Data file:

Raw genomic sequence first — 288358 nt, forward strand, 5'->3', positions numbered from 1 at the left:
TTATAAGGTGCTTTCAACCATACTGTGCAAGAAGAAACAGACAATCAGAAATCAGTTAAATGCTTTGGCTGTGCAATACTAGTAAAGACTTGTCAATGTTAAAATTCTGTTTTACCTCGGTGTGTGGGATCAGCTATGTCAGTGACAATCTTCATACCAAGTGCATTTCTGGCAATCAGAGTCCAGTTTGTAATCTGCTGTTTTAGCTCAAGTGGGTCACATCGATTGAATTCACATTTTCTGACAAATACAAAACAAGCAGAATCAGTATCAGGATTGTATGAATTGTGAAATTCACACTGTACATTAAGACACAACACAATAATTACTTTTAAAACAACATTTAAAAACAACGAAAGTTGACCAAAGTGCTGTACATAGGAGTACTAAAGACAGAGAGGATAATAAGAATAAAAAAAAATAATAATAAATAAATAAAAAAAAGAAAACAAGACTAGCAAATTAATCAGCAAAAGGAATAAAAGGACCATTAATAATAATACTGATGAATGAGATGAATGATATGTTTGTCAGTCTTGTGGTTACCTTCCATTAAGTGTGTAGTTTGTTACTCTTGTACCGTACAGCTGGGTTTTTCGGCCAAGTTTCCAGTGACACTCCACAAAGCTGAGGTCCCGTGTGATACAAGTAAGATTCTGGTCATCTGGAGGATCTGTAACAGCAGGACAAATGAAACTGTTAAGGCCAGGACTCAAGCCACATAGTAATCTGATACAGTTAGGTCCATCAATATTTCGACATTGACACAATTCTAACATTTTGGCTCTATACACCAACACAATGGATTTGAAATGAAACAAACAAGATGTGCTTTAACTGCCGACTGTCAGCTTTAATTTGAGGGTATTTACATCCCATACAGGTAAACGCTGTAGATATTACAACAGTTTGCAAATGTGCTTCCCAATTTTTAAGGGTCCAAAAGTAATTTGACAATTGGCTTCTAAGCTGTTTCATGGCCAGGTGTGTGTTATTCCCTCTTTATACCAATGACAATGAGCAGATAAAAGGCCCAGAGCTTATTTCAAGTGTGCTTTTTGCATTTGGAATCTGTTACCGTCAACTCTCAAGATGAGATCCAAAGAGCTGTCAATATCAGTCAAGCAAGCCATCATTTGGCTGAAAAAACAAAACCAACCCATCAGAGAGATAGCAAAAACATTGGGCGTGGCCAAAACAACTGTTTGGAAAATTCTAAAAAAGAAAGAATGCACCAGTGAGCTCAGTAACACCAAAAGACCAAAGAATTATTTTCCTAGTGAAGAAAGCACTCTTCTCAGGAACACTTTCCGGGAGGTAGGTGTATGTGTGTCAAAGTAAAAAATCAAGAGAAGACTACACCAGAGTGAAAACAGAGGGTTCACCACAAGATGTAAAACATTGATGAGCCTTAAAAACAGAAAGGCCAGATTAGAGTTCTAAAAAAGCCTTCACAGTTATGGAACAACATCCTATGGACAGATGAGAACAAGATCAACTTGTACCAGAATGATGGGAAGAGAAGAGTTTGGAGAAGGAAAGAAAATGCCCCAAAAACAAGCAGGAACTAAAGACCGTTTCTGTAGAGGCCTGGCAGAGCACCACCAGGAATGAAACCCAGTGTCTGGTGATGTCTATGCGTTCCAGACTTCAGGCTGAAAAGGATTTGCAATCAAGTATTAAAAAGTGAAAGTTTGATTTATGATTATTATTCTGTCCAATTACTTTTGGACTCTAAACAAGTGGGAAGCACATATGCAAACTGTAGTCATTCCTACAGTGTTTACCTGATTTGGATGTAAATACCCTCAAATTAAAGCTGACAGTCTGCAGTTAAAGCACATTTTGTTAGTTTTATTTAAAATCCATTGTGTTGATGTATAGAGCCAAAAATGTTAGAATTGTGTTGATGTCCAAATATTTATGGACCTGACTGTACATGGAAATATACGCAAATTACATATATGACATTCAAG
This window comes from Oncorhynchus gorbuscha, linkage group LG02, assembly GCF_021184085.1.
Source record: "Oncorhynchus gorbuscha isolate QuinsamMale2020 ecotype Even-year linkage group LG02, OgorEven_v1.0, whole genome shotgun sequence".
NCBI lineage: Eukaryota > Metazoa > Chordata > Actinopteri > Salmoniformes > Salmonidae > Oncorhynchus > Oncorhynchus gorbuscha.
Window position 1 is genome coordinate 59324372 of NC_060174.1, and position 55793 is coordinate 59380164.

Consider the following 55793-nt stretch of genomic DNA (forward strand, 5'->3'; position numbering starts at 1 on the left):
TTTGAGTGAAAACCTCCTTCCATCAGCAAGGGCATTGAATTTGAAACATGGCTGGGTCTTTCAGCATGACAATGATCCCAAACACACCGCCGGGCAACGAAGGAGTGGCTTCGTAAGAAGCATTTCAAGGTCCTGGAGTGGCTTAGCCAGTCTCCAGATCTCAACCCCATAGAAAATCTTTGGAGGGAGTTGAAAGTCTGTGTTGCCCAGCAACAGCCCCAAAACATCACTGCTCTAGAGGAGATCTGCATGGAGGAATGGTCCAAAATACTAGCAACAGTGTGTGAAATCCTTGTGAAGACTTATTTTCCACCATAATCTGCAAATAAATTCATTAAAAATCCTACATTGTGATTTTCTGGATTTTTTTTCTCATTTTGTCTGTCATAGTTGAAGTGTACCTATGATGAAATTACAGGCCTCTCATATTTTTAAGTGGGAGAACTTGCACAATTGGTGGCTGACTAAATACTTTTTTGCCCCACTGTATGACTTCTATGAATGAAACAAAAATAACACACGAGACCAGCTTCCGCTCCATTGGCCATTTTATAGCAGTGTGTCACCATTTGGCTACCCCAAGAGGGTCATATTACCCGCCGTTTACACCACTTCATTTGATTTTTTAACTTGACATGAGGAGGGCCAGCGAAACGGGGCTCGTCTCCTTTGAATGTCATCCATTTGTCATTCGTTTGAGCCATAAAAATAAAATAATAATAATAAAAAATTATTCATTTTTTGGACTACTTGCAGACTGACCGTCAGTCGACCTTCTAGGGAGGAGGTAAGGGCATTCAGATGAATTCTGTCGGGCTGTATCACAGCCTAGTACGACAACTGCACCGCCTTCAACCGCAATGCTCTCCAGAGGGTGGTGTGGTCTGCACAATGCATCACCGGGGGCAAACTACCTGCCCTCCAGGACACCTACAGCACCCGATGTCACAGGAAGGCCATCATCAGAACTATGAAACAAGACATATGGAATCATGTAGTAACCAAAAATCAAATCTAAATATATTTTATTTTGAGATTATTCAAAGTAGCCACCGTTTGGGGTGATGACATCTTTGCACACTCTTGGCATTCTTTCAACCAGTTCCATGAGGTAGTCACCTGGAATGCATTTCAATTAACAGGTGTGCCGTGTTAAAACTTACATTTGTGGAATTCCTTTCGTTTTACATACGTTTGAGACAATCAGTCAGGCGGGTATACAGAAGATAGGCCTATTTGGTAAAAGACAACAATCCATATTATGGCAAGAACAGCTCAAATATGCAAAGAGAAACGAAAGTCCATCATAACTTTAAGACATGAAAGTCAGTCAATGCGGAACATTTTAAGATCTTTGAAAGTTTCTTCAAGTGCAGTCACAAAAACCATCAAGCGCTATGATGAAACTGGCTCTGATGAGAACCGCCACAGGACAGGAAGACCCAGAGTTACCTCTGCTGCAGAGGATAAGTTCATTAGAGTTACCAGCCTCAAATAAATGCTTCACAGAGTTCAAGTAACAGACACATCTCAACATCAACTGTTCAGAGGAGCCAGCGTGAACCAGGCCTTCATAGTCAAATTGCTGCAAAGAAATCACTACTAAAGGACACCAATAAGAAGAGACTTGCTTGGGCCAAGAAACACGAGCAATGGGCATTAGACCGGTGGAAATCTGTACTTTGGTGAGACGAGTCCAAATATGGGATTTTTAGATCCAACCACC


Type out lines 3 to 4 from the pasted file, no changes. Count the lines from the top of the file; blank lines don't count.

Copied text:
This window comes from Oncorhynchus gorbuscha, linkage group LG02, assembly GCF_021184085.1.
Source record: "Oncorhynchus gorbuscha isolate QuinsamMale2020 ecotype Even-year linkage group LG02, OgorEven_v1.0, whole genome shotgun sequence".